... stop avoiding your taxes?
I know you've said that you live on your private island in the Caribbean for 'health reasons'. But the British Virgin Islands also happens to be a notorious tax paradise for the super wealthy, with no income tax and no wealth tax.
I know you've said you don't mind paying taxes, but recent court filings tell a different story. Your CEO Josh Bayliss wrote in an internal email in April 2020: 'Richard cannot escape the criticism. The truth is he has paid as little tax as possible.'
You love waving the Union flag, and you see yourself as a devoted patriot. But then why have you always done your best to contribute as little as possible to the NHS and other essential government services?
You've argued that your British companies do pay tax – when they really have to. But from the very beginning, you've done everything to limit your contribution.
First you took the illegal route. When you were 19, you pretended to export records that were, in reality, being sold in Britain. In this way, you evaded a small fortune in purchase tax. The government found out, you paid a hefty fine, and you learnt your lesson.
From then on, you stopped evading taxes (which is morally dubious and illegal), and you started avoiding taxes (which is also morally dubious, but technically legal – as long as you can afford enough corporate lawyers and accountants).
Back in 1973, when Virgin Music had its first big hit (Mike Oldfield's Tubular Bells), you funneled the profits, tax-free, to the British Channel Islands. This was the beginning of your off-shore empire.
In 1992, you used a similar construction when you sold Virgin Music to EMI for £560 million: shifting the profits to the Channel Islands saved you some £84 million in tax
After that, you moved the headquarters of many Virgin companies to offshore locations such as the Virgin Islands, Switzerland and Singapore.
In 2019, shortly before the pandemic and just before you'd ask for a huge government bailout of Virgin, you said that taxing the wealthy ‘makes sense' and you 'don’t think they would object to that'
But doesn't your whole career suggest otherwise?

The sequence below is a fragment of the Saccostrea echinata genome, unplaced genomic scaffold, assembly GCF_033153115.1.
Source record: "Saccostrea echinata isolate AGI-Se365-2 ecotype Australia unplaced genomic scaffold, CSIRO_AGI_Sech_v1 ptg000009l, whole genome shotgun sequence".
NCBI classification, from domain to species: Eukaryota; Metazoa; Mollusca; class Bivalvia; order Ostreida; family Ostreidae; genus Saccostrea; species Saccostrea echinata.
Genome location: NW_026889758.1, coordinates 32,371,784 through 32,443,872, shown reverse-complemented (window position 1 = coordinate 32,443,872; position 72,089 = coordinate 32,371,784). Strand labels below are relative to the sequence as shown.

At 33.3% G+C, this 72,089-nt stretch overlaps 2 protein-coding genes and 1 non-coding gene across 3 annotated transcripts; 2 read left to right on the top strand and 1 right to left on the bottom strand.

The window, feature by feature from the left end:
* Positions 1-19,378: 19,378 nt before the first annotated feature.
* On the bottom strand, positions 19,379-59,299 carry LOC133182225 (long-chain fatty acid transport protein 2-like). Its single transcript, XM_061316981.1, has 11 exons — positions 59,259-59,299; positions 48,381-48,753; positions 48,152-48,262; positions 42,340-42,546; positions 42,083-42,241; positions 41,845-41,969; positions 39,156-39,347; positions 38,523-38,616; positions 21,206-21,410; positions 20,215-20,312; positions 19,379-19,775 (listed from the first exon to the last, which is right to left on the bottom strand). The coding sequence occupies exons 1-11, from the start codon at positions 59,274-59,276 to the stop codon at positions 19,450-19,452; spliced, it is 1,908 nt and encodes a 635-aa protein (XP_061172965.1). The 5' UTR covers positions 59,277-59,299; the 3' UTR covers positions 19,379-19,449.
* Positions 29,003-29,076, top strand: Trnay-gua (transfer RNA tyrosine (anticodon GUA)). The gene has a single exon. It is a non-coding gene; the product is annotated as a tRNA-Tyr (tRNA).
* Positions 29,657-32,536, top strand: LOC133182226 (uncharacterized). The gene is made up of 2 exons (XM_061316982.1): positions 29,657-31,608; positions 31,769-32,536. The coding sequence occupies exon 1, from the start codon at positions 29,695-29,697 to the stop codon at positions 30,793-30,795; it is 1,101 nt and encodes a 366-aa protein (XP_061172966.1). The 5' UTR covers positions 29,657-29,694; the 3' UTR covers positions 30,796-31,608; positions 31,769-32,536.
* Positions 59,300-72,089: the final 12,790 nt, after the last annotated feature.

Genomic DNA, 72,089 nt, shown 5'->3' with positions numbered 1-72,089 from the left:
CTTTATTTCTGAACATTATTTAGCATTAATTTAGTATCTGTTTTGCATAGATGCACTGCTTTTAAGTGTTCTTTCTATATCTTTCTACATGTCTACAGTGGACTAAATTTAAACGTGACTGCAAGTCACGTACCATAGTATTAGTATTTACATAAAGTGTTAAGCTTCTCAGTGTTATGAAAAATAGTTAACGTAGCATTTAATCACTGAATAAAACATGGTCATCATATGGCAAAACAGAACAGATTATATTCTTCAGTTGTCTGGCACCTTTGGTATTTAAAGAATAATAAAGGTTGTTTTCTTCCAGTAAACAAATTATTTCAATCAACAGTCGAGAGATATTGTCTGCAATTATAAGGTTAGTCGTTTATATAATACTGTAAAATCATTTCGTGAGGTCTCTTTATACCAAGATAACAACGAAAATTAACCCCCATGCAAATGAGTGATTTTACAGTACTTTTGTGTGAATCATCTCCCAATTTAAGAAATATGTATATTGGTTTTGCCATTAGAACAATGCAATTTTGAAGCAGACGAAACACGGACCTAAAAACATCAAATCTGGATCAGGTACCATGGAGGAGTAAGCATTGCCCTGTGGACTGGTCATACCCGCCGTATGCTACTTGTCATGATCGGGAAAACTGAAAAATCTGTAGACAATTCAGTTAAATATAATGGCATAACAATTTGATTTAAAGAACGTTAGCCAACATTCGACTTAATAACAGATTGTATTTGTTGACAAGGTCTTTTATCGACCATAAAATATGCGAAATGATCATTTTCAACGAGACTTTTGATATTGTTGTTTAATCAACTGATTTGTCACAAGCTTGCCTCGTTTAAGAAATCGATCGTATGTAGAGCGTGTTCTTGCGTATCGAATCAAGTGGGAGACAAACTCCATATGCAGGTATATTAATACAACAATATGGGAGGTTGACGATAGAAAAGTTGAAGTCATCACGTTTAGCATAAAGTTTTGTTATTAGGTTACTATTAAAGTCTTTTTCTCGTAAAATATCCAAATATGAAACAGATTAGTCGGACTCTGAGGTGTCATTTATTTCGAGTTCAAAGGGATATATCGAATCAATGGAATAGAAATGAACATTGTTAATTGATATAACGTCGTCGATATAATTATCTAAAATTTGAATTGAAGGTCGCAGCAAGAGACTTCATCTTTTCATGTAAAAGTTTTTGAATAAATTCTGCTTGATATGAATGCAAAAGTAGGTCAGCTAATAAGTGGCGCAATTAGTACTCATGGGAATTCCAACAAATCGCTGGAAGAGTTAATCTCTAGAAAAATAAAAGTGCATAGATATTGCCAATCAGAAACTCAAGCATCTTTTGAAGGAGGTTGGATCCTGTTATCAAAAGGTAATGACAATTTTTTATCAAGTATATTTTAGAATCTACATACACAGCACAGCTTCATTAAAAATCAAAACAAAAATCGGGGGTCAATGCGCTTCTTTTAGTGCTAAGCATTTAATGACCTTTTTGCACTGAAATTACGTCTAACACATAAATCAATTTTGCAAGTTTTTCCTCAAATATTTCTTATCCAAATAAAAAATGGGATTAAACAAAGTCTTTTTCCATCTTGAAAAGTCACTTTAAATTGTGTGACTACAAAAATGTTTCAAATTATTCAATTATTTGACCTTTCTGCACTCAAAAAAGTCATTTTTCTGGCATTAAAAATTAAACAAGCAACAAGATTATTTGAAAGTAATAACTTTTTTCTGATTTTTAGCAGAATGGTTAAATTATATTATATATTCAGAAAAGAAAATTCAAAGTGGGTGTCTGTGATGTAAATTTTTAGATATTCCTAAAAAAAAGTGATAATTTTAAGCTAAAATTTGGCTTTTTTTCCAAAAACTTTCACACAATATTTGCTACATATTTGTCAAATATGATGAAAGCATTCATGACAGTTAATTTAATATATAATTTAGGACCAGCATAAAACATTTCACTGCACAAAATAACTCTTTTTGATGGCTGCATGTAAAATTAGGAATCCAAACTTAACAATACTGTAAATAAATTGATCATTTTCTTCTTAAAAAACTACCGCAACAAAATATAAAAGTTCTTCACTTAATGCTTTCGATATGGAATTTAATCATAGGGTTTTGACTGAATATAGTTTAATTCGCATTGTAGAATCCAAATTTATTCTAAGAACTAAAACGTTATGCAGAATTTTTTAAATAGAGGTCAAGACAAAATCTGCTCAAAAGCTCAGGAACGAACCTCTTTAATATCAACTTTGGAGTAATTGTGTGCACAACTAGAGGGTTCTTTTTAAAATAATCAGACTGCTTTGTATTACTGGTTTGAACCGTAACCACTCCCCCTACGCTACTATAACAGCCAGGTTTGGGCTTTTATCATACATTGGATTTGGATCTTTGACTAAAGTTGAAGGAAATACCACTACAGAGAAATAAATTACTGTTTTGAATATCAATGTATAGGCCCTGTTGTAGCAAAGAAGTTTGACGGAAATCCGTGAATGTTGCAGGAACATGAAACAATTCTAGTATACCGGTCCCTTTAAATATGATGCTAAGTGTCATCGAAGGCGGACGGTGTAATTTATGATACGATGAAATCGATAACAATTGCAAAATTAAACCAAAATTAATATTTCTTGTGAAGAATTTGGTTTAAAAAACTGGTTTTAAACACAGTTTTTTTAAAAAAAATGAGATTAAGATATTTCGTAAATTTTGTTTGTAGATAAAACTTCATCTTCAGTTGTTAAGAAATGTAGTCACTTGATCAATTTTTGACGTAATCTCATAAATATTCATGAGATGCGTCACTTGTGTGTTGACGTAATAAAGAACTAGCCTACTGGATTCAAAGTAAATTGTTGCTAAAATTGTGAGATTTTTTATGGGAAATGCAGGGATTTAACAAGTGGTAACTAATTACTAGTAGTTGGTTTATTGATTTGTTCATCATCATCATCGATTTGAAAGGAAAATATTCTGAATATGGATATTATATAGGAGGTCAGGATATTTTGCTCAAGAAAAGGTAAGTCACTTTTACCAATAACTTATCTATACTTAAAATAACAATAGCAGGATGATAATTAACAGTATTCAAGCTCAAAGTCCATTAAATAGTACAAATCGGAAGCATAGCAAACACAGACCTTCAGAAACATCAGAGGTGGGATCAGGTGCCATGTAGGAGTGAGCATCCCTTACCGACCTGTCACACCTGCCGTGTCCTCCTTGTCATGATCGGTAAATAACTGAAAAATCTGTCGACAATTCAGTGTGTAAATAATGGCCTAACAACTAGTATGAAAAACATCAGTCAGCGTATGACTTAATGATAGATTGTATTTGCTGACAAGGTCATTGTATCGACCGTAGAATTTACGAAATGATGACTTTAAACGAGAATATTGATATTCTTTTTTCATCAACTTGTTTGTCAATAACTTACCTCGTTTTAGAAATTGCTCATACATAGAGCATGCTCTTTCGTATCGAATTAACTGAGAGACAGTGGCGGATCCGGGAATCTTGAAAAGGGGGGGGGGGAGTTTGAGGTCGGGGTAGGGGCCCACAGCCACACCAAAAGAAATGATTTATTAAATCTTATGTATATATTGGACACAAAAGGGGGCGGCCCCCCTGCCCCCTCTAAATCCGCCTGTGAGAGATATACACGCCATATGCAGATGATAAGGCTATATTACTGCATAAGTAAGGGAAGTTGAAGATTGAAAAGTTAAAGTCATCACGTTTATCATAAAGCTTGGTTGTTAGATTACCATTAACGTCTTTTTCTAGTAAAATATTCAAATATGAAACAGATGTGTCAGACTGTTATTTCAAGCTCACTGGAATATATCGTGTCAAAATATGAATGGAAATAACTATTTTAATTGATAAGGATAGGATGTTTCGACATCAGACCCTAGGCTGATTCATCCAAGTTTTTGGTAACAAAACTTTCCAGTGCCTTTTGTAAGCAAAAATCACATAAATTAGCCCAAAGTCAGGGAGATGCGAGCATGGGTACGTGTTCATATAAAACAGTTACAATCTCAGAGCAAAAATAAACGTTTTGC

I know you've promised to give away half of your fortune to charity. That's great. I'm not against philanthropy. The great movements of the past – from the abolitionists to the suffragettes – relied on a couple of morally ambitious philanthropists.
Today we have the inspiring examples of people like MacKenzie Scott and Leah Hunt-Hendrix, who are rapidly giving away their fortunes to good causes. And not for PR-reasons.
But please don't boast about your giving when you also live in a tax haven. Because it's not your money you're being so generous with, it's the public's money.
Or at least it should be.
In your review of my book you mention the chapter on the corruption of power, and how it can cause 'shameless' behaviour. Sorry for my Dutch directness here, but I was actually thinking of people like you when I wrote that passage...
To me, it seems shameless to advertise your philanthropy after decades of massive tax avoidance. But hopefully you've not lost your capacity to blush, which is – after all – one of the unique abilities of humankind.
So here's my challenge to you: move your tax residency back to the UK, work with groups like Oxfam and Millionaires for Humanity (millionairesforhumanity.org/) to provide transparency and make amends. And start a serious lobbying effort for a wealth tax for the super rich.
I guess most people will think it's unlikely that you'd ever do anything like that. But we both agree that humans are not inherently selfish, that it helps to see the best in others, and assume they can always do better!